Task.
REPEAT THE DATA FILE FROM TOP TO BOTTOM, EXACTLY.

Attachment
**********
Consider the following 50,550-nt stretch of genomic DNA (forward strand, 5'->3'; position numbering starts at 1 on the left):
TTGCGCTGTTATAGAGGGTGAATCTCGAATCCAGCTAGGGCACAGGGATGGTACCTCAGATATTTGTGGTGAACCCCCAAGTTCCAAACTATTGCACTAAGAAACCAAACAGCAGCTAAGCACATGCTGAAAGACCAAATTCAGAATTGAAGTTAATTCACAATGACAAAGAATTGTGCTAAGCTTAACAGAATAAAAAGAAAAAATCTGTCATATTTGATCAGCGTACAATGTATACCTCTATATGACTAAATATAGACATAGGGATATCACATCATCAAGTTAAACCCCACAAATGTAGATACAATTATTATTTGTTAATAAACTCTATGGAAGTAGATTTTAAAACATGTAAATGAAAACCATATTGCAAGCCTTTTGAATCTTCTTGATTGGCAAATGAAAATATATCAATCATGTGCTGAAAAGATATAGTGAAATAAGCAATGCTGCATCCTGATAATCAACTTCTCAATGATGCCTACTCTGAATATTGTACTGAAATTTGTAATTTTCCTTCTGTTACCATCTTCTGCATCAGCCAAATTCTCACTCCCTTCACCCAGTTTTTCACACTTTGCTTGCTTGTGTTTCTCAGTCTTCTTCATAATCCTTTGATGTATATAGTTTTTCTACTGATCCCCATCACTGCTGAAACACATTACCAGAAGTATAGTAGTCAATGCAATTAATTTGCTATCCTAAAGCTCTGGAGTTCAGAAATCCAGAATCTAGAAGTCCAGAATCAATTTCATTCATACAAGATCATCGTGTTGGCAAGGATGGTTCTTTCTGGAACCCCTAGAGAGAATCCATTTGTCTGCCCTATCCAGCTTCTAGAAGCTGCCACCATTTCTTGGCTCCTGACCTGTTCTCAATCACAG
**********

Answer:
Consider the following 50,550-nt stretch of genomic DNA (forward strand, 5'->3'; position numbering starts at 1 on the left):
TTGCGCTGTTATAGAGGGTGAATCTCGAATCCAGCTAGGGCACAGGGATGGTACCTCAGATATTTGTGGTGAACCCCCAAGTTCCAAACTATTGCACTAAGAAACCAAACAGCAGCTAAGCACATGCTGAAAGACCAAATTCAGAATTGAAGTTAATTCACAATGACAAAGAATTGTGCTAAGCTTAACAGAATAAAAAGAAAAAATCTGTCATATTTGATCAGCGTACAATGTATACCTCTATATGACTAAATATAGACATAGGGATATCACATCATCAAGTTAAACCCCACAAATGTAGATACAATTATTATTTGTTAATAAACTCTATGGAAGTAGATTTTAAAACATGTAAATGAAAACCATATTGCAAGCCTTTTGAATCTTCTTGATTGGCAAATGAAAATATATCAATCATGTGCTGAAAAGATATAGTGAAATAAGCAATGCTGCATCCTGATAATCAACTTCTCAATGATGCCTACTCTGAATATTGTACTGAAATTTGTAATTTTCCTTCTGTTACCATCTTCTGCATCAGCCAAATTCTCACTCCCTTCACCCAGTTTTTCACACTTTGCTTGCTTGTGTTTCTCAGTCTTCTTCATAATCCTTTGATGTATATAGTTTTTCTACTGATCCCCATCACTGCTGAAACACATTACCAGAAGTATAGTAGTCAATGCAATTAATTTGCTATCCTAAAGCTCTGGAGTTCAGAAATCCAGAATCTAGAAGTCCAGAATCAATTTCATTCATACAAGATCATCGTGTTGGCAAGGATGGTTCTTTCTGGAACCCCTAGAGAGAATCCATTTGTCTGCCCTATCCAGCTTCTAGAAGCTGCCACCATTTCTTGGCTCCTGACCTGTTCTCAATCACAG